Ransom Captive Israel | December 2021 Tabletalk

The December 2021 issue of Tabletalk (Ligonier Ministries’ monthly devotional) has a Christmas theme – “The Theology of Christmas Hymns.” The featured articles all focus on a particular Advent hymn – eleven of them in total. These are the “classic” Christmas songs familiar to us, but the writers bring out the profound theology behind the hymns, explaining them in the light of the Scriptures and the historic faith of the Christian church.

One that I particularly enjoyed reading this past Sunday was “Ransom Captive Israel” by Dan Forrest. You may recognize that name from certain other songs and arrangements, as Forrest is a noted composer and arranger of choral as well as instrumental and orchestral pieces. As you may guess, this writer explains the hymn “O Come, O Come, Emmanuel.”

Below is a portion of Forrest’s reflections on this wonderful Christmas hymn. You will benefit from reading the complete article as well as the others at the Tabletalk website.

For hundreds of years, this hymn was sung as plainchant, meaning unison melody and not all the “parts” or harmonization that were added to melodies in “hymnal” style in the eighteenth and nineteenth centuries. Perhaps the stark clarity of these rising and falling lines more freely and evocatively expresses the longing of the text and the Advent season itself.

Unlike Israel, though, we have the glorious hope of having seen the first advent of our Lord. Christ is not only transcendent beyond the heavens, coequal and coeternal with the Father, but also (praise be to God) immanent—with us. The Word was incarnate—“made flesh”—dwelling among us, robed with humanity, experiencing human life with its joys, its necessities, its labors, its frustrations, and even its sorrows so that Jesus could understand our weakness, our temptation, and our suffering. Because of this wonder, we have seen His glory, the glory of the only begotten of the Father, full of grace and truth (John 1:14). Only a prophet like Moses saw God’s glory, and his face shone with the brilliance of the experience, yet Christ’s disciples lived, breathed, ate, and walked with this visible “image of the invisible God” (Col. 1:15). We who did not have the privilege of hearing, seeing, and touching the living Word (1 John 1:1–3) nevertheless have the record of those who did, and like Moses, our faces shine with the unveiled glory of the Lord through the work of the Spirit in us (2 Cor. 3). Even Peter, who personally heard the voice of the Father proclaiming His love for the Son, could say (to you and me) that we have “the prophetic word more fully confirmed” in the written Word (2 Peter 1:16–21).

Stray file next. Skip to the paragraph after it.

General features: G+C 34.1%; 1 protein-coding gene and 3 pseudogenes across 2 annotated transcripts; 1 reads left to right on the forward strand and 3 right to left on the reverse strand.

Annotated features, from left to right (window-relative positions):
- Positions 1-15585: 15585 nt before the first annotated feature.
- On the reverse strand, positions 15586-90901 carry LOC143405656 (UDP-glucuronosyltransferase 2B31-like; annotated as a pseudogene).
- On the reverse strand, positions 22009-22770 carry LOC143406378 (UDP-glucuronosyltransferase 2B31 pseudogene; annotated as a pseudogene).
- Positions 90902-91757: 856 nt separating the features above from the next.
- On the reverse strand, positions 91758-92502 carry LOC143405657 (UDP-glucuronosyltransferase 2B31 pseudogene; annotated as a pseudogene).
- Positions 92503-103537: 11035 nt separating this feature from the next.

And we, followers of the Word incarnate and the written Word, have seen the atonement. Christ’s death has indeed ransomed us, as the hymn pleads, from the captivity and penalty of our sin, and His resurrection has defeated death and raised us to new resurrection life. We mourn the brokenness of this fallen world, but not as those who have no hope. And even in the Advent season, as we embrace the waiting and longing, we rejoice in glorious hope of our Immanuel who has come and will come again.

Source: Ransom Captive Israel | Tabletalk

Published in: on December 14, 2021 at 9:24 PM  Leave a Comment